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Benefit changes plan sparks row
8:30pm Tuesday 1st October 2013 in News
PLANS to force the long-term unemployed to take part in work placements in return for their benefits prompted a mixed reaction from business leaders and the jobless.
The scheme is part of the Government’s push to reduce welfare spending. Chancellor George Osborne made it clear at the Conservative conference this week there would be sanctions for people who do not accept the help.
The new rules will force 200,000 benefit claimants who have not found work after two years to complete community work, attend a jobcentre every day, or undertake an intensive support programme to tackle underlying problems, such as drug addiction and illiteracy,.
Peter Burch, director of policy at Essex Chambers of Commerce and Industry, said: “The work placements seem to be work in the community, rather than through businesses.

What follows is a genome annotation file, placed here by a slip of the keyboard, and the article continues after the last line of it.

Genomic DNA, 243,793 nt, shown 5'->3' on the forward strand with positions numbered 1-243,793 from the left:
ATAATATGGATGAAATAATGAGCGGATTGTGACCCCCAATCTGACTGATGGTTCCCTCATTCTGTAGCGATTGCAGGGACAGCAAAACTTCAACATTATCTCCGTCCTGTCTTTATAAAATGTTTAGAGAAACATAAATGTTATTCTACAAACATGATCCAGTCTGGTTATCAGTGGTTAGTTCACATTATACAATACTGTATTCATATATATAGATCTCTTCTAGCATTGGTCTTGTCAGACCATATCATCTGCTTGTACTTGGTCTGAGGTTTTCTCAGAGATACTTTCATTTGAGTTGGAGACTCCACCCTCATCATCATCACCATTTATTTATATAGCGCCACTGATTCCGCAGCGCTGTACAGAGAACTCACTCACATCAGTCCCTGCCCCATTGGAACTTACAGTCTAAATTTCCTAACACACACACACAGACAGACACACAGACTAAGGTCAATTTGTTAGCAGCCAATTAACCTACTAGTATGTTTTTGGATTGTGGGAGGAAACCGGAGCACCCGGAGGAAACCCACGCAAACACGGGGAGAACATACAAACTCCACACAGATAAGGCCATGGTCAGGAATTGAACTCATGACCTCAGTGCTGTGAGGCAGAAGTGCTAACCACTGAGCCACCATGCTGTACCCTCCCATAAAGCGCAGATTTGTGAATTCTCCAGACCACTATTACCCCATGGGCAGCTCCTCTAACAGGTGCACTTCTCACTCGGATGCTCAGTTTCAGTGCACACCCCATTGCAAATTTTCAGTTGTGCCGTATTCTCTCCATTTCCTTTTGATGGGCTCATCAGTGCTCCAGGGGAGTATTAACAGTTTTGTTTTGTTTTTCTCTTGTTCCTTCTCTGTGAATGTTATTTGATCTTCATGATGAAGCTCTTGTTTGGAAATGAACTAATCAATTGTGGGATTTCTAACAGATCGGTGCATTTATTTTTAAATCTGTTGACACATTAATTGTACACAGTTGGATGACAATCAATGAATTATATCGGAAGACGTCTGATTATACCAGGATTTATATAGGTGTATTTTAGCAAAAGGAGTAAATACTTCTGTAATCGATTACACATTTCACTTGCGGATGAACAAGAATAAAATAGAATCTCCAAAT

“ButIthink most employers would say anything that keeps people in a positive frame of mind about working can only be beneficial.
“With regards to the full-time support programmes proposed, I think employers would be of the view anything that helps people in returning to work is to be welcomed.”
However, many of those receiving benefits, like 33-year-old Jamie Prowse, were unimpressed.
Mr Prowse, of Bosworth Close, Hockley, has been seeking work for four years, and didn’t think the scheme would help the unemployed.
He said: “It’s the Tories all over. It’s belittling to people who are hardworking, but struggling to find jobs.
“Community service is for people who have committed crimes and need to serve the community, so making people struggling to find work do it is going to make them feel down. It’s not going to help anyone.
“With the support regimes, it’s like they’re stereotyping certain people who are looking for work, as though everyone is a drug addict or has problems. It’s such a black and white view.”
Mr Prowse added: “There are so many obstacles to getting work, and so many hurdles people have to overcome, with no help to focus on your skills.
“Of all the people I’ve spoken to about the scheme, no-one supports it.
If the people that come up with these ideas had to swap shoes for a day, they’d get an idea of what it’s like and what would really help.”
The £300 million-pound scheme is due to begin in April 2014, .
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